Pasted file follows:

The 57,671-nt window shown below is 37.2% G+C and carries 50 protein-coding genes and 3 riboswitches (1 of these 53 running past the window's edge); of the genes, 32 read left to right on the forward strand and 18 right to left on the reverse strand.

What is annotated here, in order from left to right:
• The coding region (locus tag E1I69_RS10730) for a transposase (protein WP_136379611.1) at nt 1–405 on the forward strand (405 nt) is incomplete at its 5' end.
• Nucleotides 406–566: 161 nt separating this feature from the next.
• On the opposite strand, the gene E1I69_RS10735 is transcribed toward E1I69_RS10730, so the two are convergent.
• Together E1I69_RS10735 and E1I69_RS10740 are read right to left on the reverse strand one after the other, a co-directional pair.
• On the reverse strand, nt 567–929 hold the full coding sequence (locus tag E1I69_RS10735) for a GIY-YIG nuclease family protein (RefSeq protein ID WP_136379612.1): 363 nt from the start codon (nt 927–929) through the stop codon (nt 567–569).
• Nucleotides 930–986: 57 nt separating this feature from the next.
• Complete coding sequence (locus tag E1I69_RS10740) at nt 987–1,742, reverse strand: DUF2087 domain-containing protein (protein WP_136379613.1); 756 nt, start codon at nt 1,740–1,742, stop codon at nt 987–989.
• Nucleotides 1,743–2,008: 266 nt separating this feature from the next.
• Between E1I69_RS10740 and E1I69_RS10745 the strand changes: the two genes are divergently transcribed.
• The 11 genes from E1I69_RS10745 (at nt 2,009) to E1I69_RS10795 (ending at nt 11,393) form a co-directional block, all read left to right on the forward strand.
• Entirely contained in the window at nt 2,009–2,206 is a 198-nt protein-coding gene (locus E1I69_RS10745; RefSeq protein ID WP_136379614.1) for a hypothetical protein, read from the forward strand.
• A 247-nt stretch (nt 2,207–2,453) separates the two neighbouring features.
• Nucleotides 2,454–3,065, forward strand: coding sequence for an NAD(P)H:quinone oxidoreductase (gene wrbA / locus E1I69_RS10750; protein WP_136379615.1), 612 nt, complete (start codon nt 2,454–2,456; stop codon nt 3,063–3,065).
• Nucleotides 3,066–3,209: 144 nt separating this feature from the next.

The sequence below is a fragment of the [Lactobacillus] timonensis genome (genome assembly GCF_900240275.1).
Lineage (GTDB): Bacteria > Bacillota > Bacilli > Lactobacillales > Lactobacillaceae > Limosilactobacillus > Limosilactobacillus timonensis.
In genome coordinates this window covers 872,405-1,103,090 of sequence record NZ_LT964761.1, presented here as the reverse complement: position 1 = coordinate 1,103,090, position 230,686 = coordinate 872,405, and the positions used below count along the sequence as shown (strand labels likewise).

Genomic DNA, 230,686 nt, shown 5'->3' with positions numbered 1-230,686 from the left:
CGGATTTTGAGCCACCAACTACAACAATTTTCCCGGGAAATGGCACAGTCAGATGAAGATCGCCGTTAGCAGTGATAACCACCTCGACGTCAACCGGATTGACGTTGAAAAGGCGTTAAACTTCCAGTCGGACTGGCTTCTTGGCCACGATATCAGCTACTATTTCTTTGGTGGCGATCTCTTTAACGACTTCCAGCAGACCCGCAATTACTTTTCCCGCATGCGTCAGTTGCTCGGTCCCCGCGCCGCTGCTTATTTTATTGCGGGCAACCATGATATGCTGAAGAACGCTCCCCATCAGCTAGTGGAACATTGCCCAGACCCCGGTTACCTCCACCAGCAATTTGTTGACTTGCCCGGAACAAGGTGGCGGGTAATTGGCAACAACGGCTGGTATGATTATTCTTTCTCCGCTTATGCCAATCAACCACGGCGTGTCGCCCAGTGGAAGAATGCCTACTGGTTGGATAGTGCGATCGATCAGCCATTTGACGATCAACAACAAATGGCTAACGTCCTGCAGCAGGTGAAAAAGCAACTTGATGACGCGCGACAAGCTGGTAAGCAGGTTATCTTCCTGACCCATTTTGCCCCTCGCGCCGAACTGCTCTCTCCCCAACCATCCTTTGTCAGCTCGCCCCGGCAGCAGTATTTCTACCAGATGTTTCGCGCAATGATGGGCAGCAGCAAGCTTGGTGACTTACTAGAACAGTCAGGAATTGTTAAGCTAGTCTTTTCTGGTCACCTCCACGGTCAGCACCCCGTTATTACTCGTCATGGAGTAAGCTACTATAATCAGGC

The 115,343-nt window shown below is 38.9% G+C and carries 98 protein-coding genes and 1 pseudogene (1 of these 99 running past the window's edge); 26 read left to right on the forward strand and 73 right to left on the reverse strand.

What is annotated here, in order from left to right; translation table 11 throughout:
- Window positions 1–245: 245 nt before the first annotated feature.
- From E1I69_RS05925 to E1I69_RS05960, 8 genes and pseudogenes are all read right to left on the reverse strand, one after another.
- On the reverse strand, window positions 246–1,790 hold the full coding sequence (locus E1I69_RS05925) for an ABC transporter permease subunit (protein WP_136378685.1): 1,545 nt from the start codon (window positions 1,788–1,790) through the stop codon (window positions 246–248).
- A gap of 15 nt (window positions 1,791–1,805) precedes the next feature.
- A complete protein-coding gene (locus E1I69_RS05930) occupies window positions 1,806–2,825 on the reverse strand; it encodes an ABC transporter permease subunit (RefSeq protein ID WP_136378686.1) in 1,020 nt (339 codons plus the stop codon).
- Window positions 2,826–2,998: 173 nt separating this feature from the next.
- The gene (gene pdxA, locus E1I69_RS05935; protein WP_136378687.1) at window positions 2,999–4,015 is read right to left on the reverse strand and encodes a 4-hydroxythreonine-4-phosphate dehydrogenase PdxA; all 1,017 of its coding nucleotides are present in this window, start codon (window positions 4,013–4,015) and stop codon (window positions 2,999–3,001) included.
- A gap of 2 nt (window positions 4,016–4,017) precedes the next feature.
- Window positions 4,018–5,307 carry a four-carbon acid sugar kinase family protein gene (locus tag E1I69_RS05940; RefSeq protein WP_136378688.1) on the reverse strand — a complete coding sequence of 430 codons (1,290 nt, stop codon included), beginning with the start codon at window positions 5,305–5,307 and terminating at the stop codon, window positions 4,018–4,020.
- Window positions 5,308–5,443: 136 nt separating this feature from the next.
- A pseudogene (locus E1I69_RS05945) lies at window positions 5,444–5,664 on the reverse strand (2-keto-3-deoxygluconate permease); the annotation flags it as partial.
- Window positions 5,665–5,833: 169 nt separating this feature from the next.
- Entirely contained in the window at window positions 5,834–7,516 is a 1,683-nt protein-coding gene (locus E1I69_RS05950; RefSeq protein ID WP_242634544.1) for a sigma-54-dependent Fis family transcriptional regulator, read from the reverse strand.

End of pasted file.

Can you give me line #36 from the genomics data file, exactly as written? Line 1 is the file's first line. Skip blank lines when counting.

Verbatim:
- Entirely contained in the window at window positions 5,834–7,516 is a 1,683-nt protein-coding gene (locus E1I69_RS05950; RefSeq protein ID WP_242634544.1) for a sigma-54-dependent Fis family transcriptional regulator, read from the reverse strand.